'It will keep happening' - jockeys' chief fires warning over weighing-in errors
The Professional Jockeys Association has warned the sport runs the risk of a "hugely damaging" similar incident in a high-profile event after a rider failed to weigh in for the 11th time since racing resumed following lockdown.
Chief executive Paul Struthers accepts that weighing in is a rider's responsibility, but called for action from the sport's authorities after Lucy Barry became the latest jockey to be banned for seven days after failing to do so at Doncaster on Monday. Her mount, Hawthorn Cottage, was disqualified from second place.
Struthers pointed to the changes to course layouts caused by coronavirus protocols and social distancing, which means that riders no longer automatically return to the weighing room to get changed after a race, with alternative facilities in place.
Although on-course signage has been boosted since Alexander Thorne was banned for 21 days for failing to weigh in on a winner at Taunton last November, Struthers is asking for staff to be posted on the door of overflow changing rooms.
"Some courses have done it but it's not been mandated," he said. "We've said for some time that, yes, the responsibility is on the jockey and that is why forgetting to weigh in comes with a suspension, albeit they are predicated on normal times when you have to walk past the clerk of the scales. These aren't normal times.
"The set-ups are brilliantly done from a Covid perspective but when we've had more cases since the return of racing on June 1 than you'd expect in a two- or three-year period, it's clearly an enhanced risk.
"It would not be remotely expensive to fix by simply re-deploying someone who's already on the course to stand by the overflow changing room door, or the female changing room door if that's separate to where the scales are, and to remind jockeys to weigh in."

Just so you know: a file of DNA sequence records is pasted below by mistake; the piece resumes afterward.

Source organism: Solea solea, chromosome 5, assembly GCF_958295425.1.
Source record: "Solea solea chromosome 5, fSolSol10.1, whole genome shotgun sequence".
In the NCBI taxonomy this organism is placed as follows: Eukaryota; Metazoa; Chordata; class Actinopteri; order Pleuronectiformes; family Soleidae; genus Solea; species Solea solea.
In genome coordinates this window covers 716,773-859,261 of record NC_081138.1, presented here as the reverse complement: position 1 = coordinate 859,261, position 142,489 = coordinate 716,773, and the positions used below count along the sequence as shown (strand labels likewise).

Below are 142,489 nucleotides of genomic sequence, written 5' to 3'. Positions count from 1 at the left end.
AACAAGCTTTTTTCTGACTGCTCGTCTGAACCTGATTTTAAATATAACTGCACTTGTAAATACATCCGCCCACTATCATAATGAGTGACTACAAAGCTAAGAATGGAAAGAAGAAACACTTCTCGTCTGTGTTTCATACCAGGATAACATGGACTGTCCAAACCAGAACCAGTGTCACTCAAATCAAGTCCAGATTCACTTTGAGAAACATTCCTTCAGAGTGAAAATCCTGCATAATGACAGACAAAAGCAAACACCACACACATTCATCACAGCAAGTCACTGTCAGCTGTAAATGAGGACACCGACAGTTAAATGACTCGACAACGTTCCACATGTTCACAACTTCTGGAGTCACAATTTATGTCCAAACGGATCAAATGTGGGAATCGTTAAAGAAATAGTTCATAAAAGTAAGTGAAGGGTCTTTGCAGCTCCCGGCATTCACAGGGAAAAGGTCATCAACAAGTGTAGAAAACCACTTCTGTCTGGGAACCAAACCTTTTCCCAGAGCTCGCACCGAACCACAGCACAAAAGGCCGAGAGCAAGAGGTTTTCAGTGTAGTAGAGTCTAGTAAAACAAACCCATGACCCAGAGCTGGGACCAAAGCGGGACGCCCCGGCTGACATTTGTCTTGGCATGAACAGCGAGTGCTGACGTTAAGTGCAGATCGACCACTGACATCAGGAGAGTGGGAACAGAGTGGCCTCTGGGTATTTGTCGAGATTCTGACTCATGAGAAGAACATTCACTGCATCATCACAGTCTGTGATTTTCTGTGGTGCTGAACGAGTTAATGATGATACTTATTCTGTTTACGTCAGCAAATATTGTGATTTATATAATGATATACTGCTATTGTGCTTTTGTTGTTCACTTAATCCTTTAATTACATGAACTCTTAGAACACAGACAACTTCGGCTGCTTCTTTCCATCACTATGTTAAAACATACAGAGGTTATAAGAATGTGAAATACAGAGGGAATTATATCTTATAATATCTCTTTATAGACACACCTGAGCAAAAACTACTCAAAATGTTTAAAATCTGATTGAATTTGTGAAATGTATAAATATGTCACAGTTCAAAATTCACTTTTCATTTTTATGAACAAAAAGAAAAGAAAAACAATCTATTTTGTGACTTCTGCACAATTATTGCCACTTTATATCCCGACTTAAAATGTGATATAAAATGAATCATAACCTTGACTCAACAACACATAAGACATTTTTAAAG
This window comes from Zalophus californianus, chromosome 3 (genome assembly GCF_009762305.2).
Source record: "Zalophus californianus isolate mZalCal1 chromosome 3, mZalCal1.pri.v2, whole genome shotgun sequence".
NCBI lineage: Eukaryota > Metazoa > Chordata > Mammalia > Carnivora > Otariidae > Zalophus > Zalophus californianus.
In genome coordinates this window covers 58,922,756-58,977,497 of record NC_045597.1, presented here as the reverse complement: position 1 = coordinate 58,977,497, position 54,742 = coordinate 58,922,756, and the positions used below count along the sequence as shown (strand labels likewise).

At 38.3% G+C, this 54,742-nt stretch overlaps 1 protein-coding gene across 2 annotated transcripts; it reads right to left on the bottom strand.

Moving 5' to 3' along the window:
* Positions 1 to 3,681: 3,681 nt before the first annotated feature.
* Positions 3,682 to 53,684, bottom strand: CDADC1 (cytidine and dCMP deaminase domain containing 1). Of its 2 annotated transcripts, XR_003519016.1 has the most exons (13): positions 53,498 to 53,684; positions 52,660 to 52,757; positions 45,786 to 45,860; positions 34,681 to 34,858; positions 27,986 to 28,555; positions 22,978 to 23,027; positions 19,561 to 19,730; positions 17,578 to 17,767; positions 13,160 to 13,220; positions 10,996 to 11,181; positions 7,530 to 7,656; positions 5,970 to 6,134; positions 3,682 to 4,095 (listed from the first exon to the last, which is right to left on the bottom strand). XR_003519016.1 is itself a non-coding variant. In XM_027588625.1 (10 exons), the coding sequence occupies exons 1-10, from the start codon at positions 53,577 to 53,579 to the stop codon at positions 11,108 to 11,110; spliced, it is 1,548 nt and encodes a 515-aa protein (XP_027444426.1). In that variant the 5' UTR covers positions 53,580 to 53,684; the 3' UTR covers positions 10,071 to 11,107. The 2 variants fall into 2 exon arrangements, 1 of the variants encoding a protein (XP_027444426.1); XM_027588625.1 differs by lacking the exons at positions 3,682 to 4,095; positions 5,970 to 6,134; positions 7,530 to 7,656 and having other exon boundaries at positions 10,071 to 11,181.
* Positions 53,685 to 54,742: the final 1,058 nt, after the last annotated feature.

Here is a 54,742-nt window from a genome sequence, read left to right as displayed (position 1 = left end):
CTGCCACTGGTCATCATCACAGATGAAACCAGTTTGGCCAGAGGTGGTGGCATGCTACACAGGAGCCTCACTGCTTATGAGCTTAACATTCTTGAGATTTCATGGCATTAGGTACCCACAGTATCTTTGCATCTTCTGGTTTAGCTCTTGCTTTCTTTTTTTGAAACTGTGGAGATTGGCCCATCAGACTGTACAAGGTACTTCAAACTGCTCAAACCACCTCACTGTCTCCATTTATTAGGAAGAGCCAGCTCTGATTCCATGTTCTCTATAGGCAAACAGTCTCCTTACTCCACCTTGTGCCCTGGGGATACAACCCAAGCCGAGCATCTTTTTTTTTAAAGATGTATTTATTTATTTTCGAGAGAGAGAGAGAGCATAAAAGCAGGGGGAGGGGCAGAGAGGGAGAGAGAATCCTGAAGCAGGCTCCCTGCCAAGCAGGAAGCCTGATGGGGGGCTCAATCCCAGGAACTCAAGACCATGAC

Struthers added: "I accept there is a lot going on and I accept the challenging financial climate. But we're not saying get an extra member of staff in on minimum wage for five hours, we're saying can you deploy someone temporarily to that door post-race? It shouldn't cost anything.
"The pushback will be 'the responsibility is on the jockey' and it is. But whether we like it or not people make mistakes. Now and again after a race you will go back to where you got changed because that's what you've done for your entire life."
Struthers pointed to the industry-wide effect of disqualifications caused by a rider failing to weigh in.
"It's not just about preventing jockeys from being banned, losing their riding fee and their share of the prize-money," he said. "It's a much bigger issue – it affects punters and the owner."
And Struthers warned that there will be further instances if no action is taken.
"It will keep happening," he said. "If the sport is happy with that, fine. But we don't think the sport should be happy with that because it will happen again. It will happen to a winner and it will happen on a bigger profile day and that will be hugely damaging to the sport.
"We should be doing our utmost to stop it from happening in the first place."
In response, a BHA spokesperson said: "The responsibility for weighing in lies solely with riders. We have worked with racecourses to improve signage to remind jockeys to weigh in since the recent occurrences of riders forgetting to do so.
"Staff currently able to attend fixtures do so on an essential basis only, with many fulfilling multiple roles on a raceday in order to minimise the numbers present at a fixture.
"Discussions are ongoing with racecourses and the PJA to explore options which may assist in minimising the chances of incidents like this happening again."
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